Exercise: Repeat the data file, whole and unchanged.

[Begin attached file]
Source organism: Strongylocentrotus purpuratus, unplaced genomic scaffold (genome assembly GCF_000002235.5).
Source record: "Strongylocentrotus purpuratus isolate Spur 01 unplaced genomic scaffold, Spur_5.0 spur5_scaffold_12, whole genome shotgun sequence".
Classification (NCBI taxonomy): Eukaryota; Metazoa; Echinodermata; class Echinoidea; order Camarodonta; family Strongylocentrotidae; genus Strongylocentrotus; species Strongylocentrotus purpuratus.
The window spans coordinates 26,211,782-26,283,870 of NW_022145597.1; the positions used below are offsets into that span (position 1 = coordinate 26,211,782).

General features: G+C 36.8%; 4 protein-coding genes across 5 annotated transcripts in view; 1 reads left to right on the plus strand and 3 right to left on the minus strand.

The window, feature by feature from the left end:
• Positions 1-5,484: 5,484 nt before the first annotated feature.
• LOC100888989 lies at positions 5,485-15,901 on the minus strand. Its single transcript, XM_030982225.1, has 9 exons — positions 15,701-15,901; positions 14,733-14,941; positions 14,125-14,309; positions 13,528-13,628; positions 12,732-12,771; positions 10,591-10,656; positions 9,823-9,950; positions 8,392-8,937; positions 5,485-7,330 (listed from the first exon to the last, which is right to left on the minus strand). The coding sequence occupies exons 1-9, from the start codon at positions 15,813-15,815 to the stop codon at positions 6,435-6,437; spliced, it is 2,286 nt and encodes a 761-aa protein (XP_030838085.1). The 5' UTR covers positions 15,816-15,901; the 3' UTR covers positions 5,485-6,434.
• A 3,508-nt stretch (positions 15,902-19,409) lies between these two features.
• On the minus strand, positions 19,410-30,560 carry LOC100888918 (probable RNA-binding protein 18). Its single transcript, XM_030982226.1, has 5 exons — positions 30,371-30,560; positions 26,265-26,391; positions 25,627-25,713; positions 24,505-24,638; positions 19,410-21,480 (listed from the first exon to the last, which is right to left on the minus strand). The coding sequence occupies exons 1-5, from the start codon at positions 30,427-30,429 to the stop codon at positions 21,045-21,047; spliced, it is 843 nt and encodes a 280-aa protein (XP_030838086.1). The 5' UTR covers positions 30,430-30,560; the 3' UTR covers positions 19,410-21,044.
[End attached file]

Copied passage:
Source organism: Strongylocentrotus purpuratus, unplaced genomic scaffold (genome assembly GCF_000002235.5).
Source record: "Strongylocentrotus purpuratus isolate Spur 01 unplaced genomic scaffold, Spur_5.0 spur5_scaffold_12, whole genome shotgun sequence".
Classification (NCBI taxonomy): Eukaryota; Metazoa; Echinodermata; class Echinoidea; order Camarodonta; family Strongylocentrotidae; genus Strongylocentrotus; species Strongylocentrotus purpuratus.
The window spans coordinates 26,211,782-26,283,870 of NW_022145597.1; the positions used below are offsets into that span (position 1 = coordinate 26,211,782).

General features: G+C 36.8%; 4 protein-coding genes across 5 annotated transcripts in view; 1 reads left to right on the plus strand and 3 right to left on the minus strand.

The window, feature by feature from the left end:
• Positions 1-5,484: 5,484 nt before the first annotated feature.
• LOC100888989 lies at positions 5,485-15,901 on the minus strand. Its single transcript, XM_030982225.1, has 9 exons — positions 15,701-15,901; positions 14,733-14,941; positions 14,125-14,309; positions 13,528-13,628; positions 12,732-12,771; positions 10,591-10,656; positions 9,823-9,950; positions 8,392-8,937; positions 5,485-7,330 (listed from the first exon to the last, which is right to left on the minus strand). The coding sequence occupies exons 1-9, from the start codon at positions 15,813-15,815 to the stop codon at positions 6,435-6,437; spliced, it is 2,286 nt and encodes a 761-aa protein (XP_030838085.1). The 5' UTR covers positions 15,816-15,901; the 3' UTR covers positions 5,485-6,434.
• A 3,508-nt stretch (positions 15,902-19,409) lies between these two features.
• On the minus strand, positions 19,410-30,560 carry LOC100888918 (probable RNA-binding protein 18). Its single transcript, XM_030982226.1, has 5 exons — positions 30,371-30,560; positions 26,265-26,391; positions 25,627-25,713; positions 24,505-24,638; positions 19,410-21,480 (listed from the first exon to the last, which is right to left on the minus strand). The coding sequence occupies exons 1-5, from the start codon at positions 30,427-30,429 to the stop codon at positions 21,045-21,047; spliced, it is 843 nt and encodes a 280-aa protein (XP_030838086.1). The 5' UTR covers positions 30,430-30,560; the 3' UTR covers positions 19,410-21,044.